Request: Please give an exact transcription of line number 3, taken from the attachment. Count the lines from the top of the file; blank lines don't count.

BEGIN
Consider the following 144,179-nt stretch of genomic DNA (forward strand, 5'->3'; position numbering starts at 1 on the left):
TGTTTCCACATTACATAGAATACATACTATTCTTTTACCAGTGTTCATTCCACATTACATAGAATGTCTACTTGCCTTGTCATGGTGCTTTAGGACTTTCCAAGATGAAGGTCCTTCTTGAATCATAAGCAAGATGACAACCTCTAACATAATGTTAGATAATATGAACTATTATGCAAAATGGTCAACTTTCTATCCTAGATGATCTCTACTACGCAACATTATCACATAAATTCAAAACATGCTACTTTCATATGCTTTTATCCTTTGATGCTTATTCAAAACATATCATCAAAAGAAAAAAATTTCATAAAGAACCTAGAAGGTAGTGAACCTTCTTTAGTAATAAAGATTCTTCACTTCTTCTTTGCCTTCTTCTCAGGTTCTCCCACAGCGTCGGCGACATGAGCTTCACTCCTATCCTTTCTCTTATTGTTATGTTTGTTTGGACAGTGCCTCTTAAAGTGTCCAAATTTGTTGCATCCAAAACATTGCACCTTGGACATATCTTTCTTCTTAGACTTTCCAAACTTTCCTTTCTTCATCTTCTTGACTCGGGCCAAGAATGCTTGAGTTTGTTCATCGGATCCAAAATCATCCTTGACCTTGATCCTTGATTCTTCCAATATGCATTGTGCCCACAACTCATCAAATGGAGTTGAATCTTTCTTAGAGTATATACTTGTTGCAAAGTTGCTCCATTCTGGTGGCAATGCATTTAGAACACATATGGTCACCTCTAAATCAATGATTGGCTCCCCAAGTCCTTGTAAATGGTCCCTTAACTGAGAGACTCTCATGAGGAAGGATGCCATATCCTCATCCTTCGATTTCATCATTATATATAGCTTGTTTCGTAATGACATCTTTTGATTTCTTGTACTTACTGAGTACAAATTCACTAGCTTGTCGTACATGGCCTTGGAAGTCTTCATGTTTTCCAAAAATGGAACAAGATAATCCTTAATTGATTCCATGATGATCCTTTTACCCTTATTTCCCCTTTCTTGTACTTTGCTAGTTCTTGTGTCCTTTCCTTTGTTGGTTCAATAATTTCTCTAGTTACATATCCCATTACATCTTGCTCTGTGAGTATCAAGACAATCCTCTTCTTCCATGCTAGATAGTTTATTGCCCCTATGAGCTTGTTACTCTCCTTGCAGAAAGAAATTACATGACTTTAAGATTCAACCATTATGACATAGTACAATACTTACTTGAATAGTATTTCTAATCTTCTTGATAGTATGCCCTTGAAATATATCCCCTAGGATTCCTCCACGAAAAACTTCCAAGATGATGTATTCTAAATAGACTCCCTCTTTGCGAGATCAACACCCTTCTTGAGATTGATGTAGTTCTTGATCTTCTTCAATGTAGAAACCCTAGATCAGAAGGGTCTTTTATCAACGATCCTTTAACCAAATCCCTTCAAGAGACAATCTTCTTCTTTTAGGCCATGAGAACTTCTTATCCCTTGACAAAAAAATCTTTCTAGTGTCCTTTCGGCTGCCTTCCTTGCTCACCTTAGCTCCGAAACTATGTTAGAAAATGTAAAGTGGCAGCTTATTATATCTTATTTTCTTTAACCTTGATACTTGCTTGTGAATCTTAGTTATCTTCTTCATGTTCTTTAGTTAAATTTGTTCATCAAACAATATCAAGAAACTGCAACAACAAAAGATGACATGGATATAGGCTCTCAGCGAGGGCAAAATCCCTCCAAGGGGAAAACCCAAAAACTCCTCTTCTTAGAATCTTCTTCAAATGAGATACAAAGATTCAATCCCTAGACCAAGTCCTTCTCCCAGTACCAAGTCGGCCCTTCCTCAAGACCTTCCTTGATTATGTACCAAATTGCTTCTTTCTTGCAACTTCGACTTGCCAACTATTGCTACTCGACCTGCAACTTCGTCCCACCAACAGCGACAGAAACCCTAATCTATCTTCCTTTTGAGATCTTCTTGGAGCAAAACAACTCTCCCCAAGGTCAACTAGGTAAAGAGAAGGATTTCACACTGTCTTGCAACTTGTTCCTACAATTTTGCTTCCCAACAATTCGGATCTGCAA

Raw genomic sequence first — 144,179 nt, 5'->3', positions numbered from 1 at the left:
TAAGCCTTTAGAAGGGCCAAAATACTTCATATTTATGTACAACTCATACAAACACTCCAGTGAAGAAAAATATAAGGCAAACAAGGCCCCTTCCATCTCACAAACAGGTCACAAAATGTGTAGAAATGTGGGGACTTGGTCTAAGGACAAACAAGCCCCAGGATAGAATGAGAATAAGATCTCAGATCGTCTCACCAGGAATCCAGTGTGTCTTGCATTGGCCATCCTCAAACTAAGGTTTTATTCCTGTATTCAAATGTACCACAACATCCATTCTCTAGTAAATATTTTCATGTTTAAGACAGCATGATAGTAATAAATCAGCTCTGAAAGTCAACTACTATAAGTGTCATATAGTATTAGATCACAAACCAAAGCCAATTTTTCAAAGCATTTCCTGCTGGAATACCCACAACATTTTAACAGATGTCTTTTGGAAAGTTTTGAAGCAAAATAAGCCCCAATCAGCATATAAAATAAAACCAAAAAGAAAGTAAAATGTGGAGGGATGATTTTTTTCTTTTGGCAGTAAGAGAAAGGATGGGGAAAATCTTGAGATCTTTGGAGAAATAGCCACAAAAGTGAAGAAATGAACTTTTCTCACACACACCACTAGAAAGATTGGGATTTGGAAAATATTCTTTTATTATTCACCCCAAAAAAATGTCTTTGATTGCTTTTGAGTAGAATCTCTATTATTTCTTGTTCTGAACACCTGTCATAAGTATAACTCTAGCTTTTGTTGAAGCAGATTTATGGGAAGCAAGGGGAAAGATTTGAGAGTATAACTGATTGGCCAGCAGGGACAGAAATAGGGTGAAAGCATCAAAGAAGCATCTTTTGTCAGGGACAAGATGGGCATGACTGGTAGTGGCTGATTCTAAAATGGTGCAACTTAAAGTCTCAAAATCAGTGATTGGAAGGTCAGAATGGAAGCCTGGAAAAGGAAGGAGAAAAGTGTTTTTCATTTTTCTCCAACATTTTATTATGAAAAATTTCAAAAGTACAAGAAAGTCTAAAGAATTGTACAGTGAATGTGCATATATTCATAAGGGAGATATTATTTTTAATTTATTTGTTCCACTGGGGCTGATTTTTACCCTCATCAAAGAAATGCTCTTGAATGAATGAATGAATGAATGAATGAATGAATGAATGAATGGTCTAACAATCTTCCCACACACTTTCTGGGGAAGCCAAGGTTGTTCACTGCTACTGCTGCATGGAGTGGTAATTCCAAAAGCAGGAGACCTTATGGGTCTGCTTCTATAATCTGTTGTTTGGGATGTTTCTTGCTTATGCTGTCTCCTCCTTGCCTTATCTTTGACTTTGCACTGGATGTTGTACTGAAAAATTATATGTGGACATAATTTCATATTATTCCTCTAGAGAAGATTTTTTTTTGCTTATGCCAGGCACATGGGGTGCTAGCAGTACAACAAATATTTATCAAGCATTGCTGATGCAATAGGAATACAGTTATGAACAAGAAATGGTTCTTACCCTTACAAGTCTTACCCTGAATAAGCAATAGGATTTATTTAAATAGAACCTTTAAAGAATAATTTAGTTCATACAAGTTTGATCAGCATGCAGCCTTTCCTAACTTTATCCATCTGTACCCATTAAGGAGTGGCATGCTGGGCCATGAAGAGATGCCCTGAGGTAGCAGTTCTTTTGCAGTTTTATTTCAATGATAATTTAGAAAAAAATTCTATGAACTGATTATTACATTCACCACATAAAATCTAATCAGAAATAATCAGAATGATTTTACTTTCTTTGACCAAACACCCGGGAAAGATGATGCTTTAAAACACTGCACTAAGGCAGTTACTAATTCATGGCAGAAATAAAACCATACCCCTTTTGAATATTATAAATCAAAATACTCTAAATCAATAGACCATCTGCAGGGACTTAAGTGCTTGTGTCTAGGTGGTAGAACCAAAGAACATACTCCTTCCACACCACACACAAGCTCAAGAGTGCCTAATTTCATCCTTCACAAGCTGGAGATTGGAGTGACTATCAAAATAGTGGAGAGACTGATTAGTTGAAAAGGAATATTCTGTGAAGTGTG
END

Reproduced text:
Raw genomic sequence first — 144,179 nt, 5'->3', positions numbered from 1 at the left: